N2 - Purpose: We describe individual, area, and provider characteristics associated with care patterns for early-stage breast cancer in Appalachian counties of Kentucky, North Carolina, Ohio, and Pennsylvania. Methods: Cases of stages I to III breast cancer from 2006 to 2008 were linked to Medicare claims occurring within 1 year of diagnosis. Rates of guideline-concordant endocrine therapy (n = 1,429), chemotherapy (n = 1,480), and radiation therapy (RT) after breast-conserving surgery were studied; RT was studied in women age ≥ 70 years with stage I estrogen receptor (ER)-positive/progesterone receptor (PR)-positive cancer, for whom RT was optional (n = 1,108), and in all others, for whom RT was guideline concordant (n = 1,422). Univariable and multivariable analyses were performed. Independent variables included age, race, county-level economic status, state, surgeon graduation year and volume, comorbidity, diagnosis year, Medicaid/Medicare dual status, histology, tumor size, tumor sequence, positive lymph nodes, ER/PR status, stage, trastuzumab use, and surgery type. Results: Population mean age was 74 years; 97% were white. For endocrine therapy, chemotherapy, and RT, guideline concordance was 76%, 48%, and 83%, respectively. Where it was optional, 77% received RT. Guideline-concordant endocrine therapy was lower in North Carolina versus Pennsylvania (odds ratio [OR], 0.60; 95% CI, 0.41 to 0.88) and higher if surgeon graduated between 1984 and 1988 versus ≥ 1989 (OR, 1.58; 95% CI, 1.06 to 2.34). Guideline-concordant chemotherapy varied significantly by state, county-level economic status, and surgeon volume. In guideline-concordant RT, lower surgeon volume (v highest) predicted RT use (OR, 1.63; 95% CI, 1.61 to 2.36). In optional RT, North Carolina residence (v Pennsylvania; OR, 0.29; 95% CI, 0.17 to 0.48) and counties with higher economic status (OR, 0.61; 95% CI, 0.40 to 0.94) predicated RT omission. Conclusion: Notable variation in care by geographic and surgical provider characteristics provides targets for further research in underserved areas.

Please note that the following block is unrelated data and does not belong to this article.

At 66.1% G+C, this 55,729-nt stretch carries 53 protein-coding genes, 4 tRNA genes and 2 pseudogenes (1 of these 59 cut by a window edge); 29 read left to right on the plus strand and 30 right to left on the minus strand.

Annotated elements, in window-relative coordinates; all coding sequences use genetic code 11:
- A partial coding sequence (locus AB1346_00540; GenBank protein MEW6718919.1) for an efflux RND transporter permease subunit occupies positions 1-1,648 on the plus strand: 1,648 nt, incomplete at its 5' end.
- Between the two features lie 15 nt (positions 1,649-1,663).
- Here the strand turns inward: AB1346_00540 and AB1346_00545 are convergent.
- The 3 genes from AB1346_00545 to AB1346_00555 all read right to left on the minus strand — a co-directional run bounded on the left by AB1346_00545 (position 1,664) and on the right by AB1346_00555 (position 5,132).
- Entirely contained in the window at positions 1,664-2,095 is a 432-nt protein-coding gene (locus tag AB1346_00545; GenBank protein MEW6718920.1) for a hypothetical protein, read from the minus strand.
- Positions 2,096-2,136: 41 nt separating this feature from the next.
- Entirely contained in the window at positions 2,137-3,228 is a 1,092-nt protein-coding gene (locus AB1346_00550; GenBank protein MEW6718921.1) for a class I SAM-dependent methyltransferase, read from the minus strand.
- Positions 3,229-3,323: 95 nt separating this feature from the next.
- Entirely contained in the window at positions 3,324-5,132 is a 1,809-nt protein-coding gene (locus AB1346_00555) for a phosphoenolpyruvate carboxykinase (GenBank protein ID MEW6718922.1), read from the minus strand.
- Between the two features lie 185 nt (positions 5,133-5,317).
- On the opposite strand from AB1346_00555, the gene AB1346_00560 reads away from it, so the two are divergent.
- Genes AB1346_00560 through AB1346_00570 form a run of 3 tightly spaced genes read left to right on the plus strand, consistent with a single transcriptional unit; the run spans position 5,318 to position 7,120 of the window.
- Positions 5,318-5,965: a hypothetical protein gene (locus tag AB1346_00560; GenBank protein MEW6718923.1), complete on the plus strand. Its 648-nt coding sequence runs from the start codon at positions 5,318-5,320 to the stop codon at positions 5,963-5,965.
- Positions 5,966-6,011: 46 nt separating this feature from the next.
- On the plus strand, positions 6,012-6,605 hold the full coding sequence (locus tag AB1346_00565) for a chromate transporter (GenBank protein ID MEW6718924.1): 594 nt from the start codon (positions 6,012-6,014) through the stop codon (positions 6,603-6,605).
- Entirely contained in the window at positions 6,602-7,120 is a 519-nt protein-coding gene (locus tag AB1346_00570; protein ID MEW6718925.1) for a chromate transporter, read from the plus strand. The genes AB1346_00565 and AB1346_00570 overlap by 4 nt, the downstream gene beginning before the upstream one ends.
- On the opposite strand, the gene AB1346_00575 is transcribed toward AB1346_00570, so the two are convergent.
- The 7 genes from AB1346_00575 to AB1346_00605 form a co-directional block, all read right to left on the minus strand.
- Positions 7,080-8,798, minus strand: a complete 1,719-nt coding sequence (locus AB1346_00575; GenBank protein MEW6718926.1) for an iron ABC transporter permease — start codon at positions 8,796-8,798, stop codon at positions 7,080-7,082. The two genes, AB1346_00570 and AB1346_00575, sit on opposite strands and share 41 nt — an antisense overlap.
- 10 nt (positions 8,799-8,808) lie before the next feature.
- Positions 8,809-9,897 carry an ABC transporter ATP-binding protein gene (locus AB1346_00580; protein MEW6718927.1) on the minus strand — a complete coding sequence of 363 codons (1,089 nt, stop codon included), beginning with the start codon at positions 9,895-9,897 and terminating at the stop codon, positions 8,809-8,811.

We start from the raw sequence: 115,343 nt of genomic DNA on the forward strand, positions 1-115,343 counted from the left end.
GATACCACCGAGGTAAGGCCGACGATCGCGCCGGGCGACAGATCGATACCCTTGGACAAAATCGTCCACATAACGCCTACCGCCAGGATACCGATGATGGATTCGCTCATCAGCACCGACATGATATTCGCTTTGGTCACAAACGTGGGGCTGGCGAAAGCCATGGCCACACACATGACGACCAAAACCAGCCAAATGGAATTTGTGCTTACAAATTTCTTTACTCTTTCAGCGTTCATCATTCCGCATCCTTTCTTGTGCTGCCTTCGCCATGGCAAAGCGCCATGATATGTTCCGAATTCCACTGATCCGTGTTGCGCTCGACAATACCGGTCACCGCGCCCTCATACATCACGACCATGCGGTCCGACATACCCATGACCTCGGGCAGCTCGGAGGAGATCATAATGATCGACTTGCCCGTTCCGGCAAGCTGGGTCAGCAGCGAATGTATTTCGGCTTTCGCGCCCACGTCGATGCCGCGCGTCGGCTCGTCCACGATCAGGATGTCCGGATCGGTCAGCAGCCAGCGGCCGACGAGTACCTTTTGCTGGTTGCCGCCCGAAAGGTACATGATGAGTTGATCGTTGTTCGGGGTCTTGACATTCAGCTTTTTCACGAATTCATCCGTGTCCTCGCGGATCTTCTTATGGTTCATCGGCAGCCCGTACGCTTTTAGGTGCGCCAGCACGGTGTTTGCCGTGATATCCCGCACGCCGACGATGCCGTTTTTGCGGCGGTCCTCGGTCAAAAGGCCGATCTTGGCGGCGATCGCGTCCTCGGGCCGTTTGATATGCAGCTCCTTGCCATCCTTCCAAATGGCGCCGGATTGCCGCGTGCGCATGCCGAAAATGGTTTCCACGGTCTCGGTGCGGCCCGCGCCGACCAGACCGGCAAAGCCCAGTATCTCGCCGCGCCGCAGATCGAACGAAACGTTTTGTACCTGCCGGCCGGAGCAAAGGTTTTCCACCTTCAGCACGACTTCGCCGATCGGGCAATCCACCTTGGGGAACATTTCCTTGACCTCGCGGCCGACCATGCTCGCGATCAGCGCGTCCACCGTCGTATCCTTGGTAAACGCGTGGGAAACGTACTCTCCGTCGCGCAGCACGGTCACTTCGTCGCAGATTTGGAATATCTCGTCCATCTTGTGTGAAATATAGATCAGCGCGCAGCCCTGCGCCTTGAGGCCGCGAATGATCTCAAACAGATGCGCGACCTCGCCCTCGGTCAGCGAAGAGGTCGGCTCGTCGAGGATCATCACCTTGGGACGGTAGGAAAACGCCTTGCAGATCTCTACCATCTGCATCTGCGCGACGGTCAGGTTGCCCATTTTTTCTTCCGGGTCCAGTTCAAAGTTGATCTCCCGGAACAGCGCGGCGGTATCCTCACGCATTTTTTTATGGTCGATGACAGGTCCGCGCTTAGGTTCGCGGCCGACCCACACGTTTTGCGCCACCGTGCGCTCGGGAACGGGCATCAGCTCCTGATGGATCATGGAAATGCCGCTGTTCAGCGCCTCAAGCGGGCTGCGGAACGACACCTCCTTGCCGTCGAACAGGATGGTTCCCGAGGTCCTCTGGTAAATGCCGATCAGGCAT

AB - Purpose: We describe individual, area, and provider characteristics associated with care patterns for early-stage breast cancer in Appalachian counties of Kentucky, North Carolina, Ohio, and Pennsylvania. Methods: Cases of stages I to III breast cancer from 2006 to 2008 were linked to Medicare claims occurring within 1 year of diagnosis. Rates of guideline-concordant endocrine therapy (n = 1,429), chemotherapy (n = 1,480), and radiation therapy (RT) after breast-conserving surgery were studied; RT was studied in women age ≥ 70 years with stage I estrogen receptor (ER)-positive/progesterone receptor (PR)-positive cancer, for whom RT was optional (n = 1,108), and in all others, for whom RT was guideline concordant (n = 1,422). Univariable and multivariable analyses were performed. Independent variables included age, race, county-level economic status, state, surgeon graduation year and volume, comorbidity, diagnosis year, Medicaid/Medicare dual status, histology, tumor size, tumor sequence, positive lymph nodes, ER/PR status, stage, trastuzumab use, and surgery type. Results: Population mean age was 74 years; 97% were white. For endocrine therapy, chemotherapy, and RT, guideline concordance was 76%, 48%, and 83%, respectively. Where it was optional, 77% received RT. Guideline-concordant endocrine therapy was lower in North Carolina versus Pennsylvania (odds ratio [OR], 0.60; 95% CI, 0.41 to 0.88) and higher if surgeon graduated between 1984 and 1988 versus ≥ 1989 (OR, 1.58; 95% CI, 1.06 to 2.34). Guideline-concordant chemotherapy varied significantly by state, county-level economic status, and surgeon volume. In guideline-concordant RT, lower surgeon volume (v highest) predicted RT use (OR, 1.63; 95% CI, 1.61 to 2.36). In optional RT, North Carolina residence (v Pennsylvania; OR, 0.29; 95% CI, 0.17 to 0.48) and counties with higher economic status (OR, 0.61; 95% CI, 0.40 to 0.94) predicated RT omission. Conclusion: Notable variation in care by geographic and surgical provider characteristics provides targets for further research in underserved areas.